I was asked a question at the Half Marathon on the weekend by the journalist who had interviewed me last year if I had been training. “I’m always training” I joked. But it is true too. Although sometimes, my training is more focused than others and it would be fair to say I’ve been floating for the majority of the year. Which I needed. I had lots of other things to focus on and couldn’t really give a more focused training the attention it deserved, so I was just trying to do the things that I enjoy and leave it at that.
On a whim last year, I registered for a heap of marathons this year – thinking that it would allow me to get lots of nice easy long runs in which I love and I wouldn’t worry about the pace too much. Turns out that didn’t quite work out as I planned, but you always learn something. But still, I wasn’t settled or focused which is usually where I prefer to be. Easy runs felt hard. Hard runs felt harder. It was like running in quicksand. But somehow I knew eventually the reason would come to me. I knew my run would show up somewhere: but to find it I would have to keep running through quick-sand.
On a whim really, four weeks ago I gave up refined sugar, dairy and grains along with most processed foods four weeks ago. There are reasons I could point to, but really I think that it’s a bit like when I decided to train properly a few years ago for a half marathon, I really wanted to know what would happen if I tried instead of gave up. Because I knew what giving up was like, but keeping on going – I hadn’t done that before. It was a bit the same with my nutrition I’d tried to out-train my diet for years and it didn’t really work that well (or at all) so I thought I’d give it a go. It hasn’t been perfect and I do tend to have a cheat day (and wine), but it certainly has been dramatically different from how I’ve eaten in the past.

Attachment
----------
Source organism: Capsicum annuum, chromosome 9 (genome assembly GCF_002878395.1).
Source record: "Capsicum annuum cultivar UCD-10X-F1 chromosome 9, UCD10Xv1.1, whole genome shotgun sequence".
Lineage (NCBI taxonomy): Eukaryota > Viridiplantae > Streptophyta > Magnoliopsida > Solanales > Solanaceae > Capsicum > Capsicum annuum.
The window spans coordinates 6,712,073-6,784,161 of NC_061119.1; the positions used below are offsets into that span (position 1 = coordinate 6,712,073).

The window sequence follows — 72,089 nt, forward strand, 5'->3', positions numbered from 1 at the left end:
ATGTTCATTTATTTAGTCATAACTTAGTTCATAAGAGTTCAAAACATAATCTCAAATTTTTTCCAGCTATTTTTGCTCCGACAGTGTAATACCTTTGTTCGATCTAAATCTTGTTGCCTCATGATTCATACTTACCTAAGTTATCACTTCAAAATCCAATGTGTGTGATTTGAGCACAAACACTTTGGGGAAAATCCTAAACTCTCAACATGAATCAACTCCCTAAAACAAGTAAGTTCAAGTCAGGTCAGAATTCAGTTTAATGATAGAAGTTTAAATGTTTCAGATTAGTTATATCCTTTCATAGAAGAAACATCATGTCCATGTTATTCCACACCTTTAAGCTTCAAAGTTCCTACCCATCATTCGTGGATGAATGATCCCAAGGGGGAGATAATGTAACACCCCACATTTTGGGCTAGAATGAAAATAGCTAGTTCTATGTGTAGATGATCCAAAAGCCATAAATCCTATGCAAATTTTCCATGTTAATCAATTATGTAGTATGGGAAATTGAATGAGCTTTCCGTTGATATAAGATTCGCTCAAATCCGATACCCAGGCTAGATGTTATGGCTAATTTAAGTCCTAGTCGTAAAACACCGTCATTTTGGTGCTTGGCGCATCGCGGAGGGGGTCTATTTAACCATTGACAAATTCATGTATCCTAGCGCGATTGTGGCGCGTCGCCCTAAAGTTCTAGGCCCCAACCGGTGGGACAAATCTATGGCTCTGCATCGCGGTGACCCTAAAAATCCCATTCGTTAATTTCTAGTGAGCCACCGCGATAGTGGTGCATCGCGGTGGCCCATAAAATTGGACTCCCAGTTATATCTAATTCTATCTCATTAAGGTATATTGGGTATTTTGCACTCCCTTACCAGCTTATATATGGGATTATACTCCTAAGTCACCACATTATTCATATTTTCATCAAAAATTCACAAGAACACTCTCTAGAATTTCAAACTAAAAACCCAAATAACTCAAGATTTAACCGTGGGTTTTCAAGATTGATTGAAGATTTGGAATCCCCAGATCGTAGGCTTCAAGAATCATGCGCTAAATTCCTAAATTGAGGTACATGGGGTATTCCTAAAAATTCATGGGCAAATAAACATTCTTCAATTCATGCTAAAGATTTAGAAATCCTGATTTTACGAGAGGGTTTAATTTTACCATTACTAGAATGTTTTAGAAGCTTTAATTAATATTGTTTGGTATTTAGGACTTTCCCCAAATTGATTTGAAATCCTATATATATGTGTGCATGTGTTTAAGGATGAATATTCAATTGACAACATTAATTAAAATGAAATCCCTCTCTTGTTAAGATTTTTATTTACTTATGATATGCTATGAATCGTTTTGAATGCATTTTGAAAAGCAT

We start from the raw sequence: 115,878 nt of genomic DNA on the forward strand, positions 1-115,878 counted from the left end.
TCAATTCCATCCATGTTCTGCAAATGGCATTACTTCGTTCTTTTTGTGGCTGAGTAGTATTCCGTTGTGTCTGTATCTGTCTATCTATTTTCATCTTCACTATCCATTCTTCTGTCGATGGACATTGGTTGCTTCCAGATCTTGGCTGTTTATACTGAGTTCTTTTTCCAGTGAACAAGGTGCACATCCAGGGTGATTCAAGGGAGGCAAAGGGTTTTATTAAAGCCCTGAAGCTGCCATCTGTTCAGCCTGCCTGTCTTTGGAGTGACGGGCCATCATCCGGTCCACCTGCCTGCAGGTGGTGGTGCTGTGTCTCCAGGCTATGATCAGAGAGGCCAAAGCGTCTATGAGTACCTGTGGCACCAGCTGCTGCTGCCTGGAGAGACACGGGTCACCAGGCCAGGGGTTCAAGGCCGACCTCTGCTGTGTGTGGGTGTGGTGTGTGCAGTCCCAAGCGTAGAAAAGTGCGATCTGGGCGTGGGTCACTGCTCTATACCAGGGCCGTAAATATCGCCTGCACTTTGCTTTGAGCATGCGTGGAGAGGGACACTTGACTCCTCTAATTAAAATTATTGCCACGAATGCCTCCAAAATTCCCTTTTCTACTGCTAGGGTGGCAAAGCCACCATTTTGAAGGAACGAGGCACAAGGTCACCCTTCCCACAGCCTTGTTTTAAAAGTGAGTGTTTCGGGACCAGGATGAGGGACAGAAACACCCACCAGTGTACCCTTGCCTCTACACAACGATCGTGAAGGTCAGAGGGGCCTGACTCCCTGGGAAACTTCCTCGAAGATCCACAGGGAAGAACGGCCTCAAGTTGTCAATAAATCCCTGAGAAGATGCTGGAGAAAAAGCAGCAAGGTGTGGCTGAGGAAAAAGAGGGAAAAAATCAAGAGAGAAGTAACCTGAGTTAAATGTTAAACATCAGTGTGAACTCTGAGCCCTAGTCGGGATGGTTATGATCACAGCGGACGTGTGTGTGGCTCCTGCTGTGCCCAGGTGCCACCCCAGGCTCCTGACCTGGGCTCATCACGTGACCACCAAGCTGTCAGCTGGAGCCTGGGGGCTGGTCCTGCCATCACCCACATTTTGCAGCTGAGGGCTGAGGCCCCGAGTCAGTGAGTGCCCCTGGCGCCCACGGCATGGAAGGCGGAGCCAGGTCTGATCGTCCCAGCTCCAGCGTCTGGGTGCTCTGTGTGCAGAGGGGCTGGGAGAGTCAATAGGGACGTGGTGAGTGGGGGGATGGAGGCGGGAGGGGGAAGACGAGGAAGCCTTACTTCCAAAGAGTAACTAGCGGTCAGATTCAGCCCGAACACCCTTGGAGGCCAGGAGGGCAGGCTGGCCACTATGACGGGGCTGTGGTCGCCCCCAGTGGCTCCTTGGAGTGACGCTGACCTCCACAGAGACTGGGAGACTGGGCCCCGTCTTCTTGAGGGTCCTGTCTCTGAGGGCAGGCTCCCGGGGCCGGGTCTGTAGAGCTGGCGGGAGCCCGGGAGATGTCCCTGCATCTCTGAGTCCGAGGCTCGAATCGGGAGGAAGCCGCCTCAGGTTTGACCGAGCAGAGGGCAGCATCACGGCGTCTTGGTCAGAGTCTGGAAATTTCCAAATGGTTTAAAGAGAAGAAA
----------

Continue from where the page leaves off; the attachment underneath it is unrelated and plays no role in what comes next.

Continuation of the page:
The first week was pretty awful. Detox was brutal. I fell over on a run and skinned both of my knees and my hands. I felt ludicrously tired. The second week I came good in my energy but I still felt sluggish running. But by the third week something started to change. After only having run about 5km at a time for weeks I ran down the hill to the Lismore Half Marathon (the start line is about 5km from my house), and then ran the half for a total of 26km. And it was the easiest run I’ve had in months (and probably one of the fastest).
I was out there in the sunshine and things were finally easy, I had finally found that elusive run. I had known it was waiting for me, but you never know when it’s going to decide to show up. And I had one single crystal clear moment of clarity on that run. The half is my distance. Not shorter, not further. And well after I finished I held on to that beautiful moment of clarity. And now I know. And I will take that knowledge with me down to Sydney this weekend. And I will enjoy it.
Learn to run starts Monday. You can sign up here.Do you want to start running, prevent injuries and enjoy the process?